That Android 3.1 update that Google announced during I/O is slowly rolling out to 3G Xoom owners as we speak. How’d we know such a thing? Why, it just landed on our in-house Xoom, of course! Most of the changes to Honeycomb are happening under the hood — better HTML5 support, faster performance, and USB host functionality for connecting peripherals like game controllers and mice — but there are some improvements that will be a lot more obvious to the user. Perhaps our favorite is the addition of resizable widgets. For the moment only the email and Gmail inbox, calendar and bookmarks widgets can be stretched or shrunk, but we’re sure others will follow. We’re particularly appreciative of the expandable calendar widget, which always felt a tad cramped. The task switcher also received a much requested upgrade and now lets you scroll through your last 18 launched apps, instead of just the five most recent. Lastly, the Android Market now offers movie rentals, alongside books and apps, which range in price from $1.99 to $4.99 for 24 hours of playback. There isn’t a ton of revolutionary stuff going on here, but it’s certainly a welcome and worthwhile update. Check out the video after the break to see Android 3.1 in action.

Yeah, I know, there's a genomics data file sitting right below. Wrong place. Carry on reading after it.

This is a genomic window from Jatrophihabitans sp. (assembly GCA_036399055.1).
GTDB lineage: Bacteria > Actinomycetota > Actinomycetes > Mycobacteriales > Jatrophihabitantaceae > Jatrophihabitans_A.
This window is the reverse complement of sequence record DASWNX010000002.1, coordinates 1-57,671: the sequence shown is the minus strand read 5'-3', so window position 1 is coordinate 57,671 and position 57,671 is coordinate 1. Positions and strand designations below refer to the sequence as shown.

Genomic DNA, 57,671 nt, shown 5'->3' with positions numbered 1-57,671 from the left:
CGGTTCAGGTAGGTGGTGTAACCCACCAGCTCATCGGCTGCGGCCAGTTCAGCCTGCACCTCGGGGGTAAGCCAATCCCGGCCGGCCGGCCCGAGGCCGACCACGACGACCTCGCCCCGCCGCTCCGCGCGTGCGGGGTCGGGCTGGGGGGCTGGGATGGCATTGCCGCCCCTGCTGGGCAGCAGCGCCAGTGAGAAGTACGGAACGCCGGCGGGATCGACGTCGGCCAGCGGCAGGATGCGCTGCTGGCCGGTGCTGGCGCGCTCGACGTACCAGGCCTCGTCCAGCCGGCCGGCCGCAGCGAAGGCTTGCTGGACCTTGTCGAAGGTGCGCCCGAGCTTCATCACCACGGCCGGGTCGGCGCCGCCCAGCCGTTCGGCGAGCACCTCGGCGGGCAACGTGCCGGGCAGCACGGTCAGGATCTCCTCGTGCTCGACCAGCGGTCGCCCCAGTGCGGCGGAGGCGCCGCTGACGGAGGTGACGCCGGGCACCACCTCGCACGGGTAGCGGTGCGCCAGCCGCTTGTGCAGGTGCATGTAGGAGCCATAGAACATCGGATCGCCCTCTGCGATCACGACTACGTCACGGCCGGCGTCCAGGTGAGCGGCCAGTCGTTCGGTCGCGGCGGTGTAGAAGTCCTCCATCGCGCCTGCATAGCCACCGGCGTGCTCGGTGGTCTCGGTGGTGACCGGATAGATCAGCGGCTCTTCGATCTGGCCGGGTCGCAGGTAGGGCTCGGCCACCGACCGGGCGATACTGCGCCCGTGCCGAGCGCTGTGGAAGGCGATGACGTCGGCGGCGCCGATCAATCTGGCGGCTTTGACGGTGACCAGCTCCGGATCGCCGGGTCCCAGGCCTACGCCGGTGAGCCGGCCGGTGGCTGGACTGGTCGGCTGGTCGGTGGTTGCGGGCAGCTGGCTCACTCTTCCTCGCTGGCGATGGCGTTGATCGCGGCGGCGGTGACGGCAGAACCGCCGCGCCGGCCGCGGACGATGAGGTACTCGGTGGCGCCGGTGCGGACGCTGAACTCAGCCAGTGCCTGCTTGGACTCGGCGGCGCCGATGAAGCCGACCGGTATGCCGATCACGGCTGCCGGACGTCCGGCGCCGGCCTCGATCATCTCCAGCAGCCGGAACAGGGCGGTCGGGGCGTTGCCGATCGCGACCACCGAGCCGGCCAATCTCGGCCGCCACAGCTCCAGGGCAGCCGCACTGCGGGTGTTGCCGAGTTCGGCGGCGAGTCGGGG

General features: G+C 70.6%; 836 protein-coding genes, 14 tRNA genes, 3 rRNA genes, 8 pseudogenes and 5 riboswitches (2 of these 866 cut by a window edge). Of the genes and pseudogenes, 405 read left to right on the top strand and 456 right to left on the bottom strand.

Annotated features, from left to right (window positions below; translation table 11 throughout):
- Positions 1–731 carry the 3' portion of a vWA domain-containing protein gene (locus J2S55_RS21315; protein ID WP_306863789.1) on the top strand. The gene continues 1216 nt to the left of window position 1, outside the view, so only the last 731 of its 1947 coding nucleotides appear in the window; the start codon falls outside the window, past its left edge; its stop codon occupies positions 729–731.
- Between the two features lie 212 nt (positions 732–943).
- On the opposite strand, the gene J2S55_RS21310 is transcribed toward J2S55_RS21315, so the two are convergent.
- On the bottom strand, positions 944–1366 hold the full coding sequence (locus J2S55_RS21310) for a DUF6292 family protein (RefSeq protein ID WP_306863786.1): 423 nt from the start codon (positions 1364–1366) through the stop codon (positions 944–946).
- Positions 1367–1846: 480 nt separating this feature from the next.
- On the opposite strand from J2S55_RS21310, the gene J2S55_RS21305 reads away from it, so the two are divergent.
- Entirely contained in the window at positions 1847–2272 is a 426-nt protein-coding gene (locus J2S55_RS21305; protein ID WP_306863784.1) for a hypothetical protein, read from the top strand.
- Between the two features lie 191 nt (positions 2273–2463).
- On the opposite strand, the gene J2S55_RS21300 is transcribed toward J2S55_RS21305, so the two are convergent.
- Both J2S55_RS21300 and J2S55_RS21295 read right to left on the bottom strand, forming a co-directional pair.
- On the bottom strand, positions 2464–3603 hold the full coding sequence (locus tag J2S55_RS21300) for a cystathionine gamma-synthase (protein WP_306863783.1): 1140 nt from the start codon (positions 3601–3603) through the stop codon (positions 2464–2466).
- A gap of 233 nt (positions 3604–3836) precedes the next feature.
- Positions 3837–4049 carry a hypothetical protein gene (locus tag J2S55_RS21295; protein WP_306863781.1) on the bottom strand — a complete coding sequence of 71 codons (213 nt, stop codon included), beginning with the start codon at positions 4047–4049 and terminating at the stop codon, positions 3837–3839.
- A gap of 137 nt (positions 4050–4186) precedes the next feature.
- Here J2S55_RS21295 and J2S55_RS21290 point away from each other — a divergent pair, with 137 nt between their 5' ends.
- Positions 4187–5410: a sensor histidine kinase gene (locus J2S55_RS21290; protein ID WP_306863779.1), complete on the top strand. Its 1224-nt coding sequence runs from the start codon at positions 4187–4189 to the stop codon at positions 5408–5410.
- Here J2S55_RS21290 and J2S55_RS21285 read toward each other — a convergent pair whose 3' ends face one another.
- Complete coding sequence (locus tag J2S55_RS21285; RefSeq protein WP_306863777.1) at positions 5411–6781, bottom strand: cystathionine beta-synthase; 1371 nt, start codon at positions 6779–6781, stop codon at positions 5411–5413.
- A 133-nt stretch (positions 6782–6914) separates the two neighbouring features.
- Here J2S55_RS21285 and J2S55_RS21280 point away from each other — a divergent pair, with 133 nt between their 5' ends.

A slide-out tablet running on Windows 7, you say? Not to be confused with the Samsung Sliding PC, what we have here is the Fujitsu LifeBook TH40/D that’s just been announced for the Japanese market. Inside this 2.4-pound convertible laptop you’ll find a 1.5GHz Oak Trail Atom Z670, 1GB of non-expandable DDR2 RAM, a 10.1-inch 1,024 x 600 touchscreen, a 120GB 4200rpm hard drive, and a battery life of around 6 hours. Other tidbits include 802.11b/g/n WiFi, Bluetooth 3.0, a couple of USB 2.0 ports, HDMI-out, an SD card slot, and a teeny optical trackpad placed next to the short space bar. Can’t say we’re digging some of the limitations on this TH40/D, but if you still want one, then be ready to fork out about ¥80,000 ($990) at the end of June.